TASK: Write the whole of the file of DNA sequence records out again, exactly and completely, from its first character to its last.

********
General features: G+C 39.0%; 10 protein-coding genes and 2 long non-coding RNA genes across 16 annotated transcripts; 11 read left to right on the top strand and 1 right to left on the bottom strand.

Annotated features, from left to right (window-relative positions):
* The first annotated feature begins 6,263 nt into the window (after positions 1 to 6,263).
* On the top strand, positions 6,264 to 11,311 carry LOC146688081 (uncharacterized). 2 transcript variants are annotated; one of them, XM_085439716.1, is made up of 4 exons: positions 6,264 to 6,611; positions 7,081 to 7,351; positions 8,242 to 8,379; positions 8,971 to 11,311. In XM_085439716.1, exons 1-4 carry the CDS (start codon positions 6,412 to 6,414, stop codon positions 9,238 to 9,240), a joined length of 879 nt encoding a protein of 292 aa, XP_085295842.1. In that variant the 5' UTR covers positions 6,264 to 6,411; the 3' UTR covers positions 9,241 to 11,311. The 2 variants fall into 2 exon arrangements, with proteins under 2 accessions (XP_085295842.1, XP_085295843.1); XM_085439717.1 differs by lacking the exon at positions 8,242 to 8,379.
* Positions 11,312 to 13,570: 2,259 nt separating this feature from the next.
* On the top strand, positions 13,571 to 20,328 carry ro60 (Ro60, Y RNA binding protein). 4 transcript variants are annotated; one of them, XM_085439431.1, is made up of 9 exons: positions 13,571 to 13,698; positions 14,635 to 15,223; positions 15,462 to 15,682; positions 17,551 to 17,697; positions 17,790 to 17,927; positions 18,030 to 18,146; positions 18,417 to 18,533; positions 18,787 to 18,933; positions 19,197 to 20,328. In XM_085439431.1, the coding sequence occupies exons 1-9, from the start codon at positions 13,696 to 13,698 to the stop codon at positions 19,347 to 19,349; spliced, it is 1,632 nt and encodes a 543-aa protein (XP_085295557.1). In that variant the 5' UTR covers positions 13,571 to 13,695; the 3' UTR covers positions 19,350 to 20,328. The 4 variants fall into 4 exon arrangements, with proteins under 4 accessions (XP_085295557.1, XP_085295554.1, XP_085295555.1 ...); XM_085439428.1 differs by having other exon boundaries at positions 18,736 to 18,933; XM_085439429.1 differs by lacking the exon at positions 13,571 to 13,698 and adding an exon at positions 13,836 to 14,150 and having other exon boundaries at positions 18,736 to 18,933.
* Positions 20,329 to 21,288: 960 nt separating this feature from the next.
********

General features: G+C 39.0%; 10 protein-coding genes and 2 long non-coding RNA genes across 16 annotated transcripts; 11 read left to right on the top strand and 1 right to left on the bottom strand.

Annotated features, from left to right (window-relative positions):
* The first annotated feature begins 6,263 nt into the window (after positions 1 to 6,263).
* On the top strand, positions 6,264 to 11,311 carry LOC146688081 (uncharacterized). 2 transcript variants are annotated; one of them, XM_085439716.1, is made up of 4 exons: positions 6,264 to 6,611; positions 7,081 to 7,351; positions 8,242 to 8,379; positions 8,971 to 11,311. In XM_085439716.1, exons 1-4 carry the CDS (start codon positions 6,412 to 6,414, stop codon positions 9,238 to 9,240), a joined length of 879 nt encoding a protein of 292 aa, XP_085295842.1. In that variant the 5' UTR covers positions 6,264 to 6,411; the 3' UTR covers positions 9,241 to 11,311. The 2 variants fall into 2 exon arrangements, with proteins under 2 accessions (XP_085295842.1, XP_085295843.1); XM_085439717.1 differs by lacking the exon at positions 8,242 to 8,379.
* Positions 11,312 to 13,570: 2,259 nt separating this feature from the next.
* On the top strand, positions 13,571 to 20,328 carry ro60 (Ro60, Y RNA binding protein). 4 transcript variants are annotated; one of them, XM_085439431.1, is made up of 9 exons: positions 13,571 to 13,698; positions 14,635 to 15,223; positions 15,462 to 15,682; positions 17,551 to 17,697; positions 17,790 to 17,927; positions 18,030 to 18,146; positions 18,417 to 18,533; positions 18,787 to 18,933; positions 19,197 to 20,328. In XM_085439431.1, the coding sequence occupies exons 1-9, from the start codon at positions 13,696 to 13,698 to the stop codon at positions 19,347 to 19,349; spliced, it is 1,632 nt and encodes a 543-aa protein (XP_085295557.1). In that variant the 5' UTR covers positions 13,571 to 13,695; the 3' UTR covers positions 19,350 to 20,328. The 4 variants fall into 4 exon arrangements, with proteins under 4 accessions (XP_085295557.1, XP_085295554.1, XP_085295555.1 ...); XM_085439428.1 differs by having other exon boundaries at positions 18,736 to 18,933; XM_085439429.1 differs by lacking the exon at positions 13,571 to 13,698 and adding an exon at positions 13,836 to 14,150 and having other exon boundaries at positions 18,736 to 18,933.
* Positions 20,329 to 21,288: 960 nt separating this feature from the next.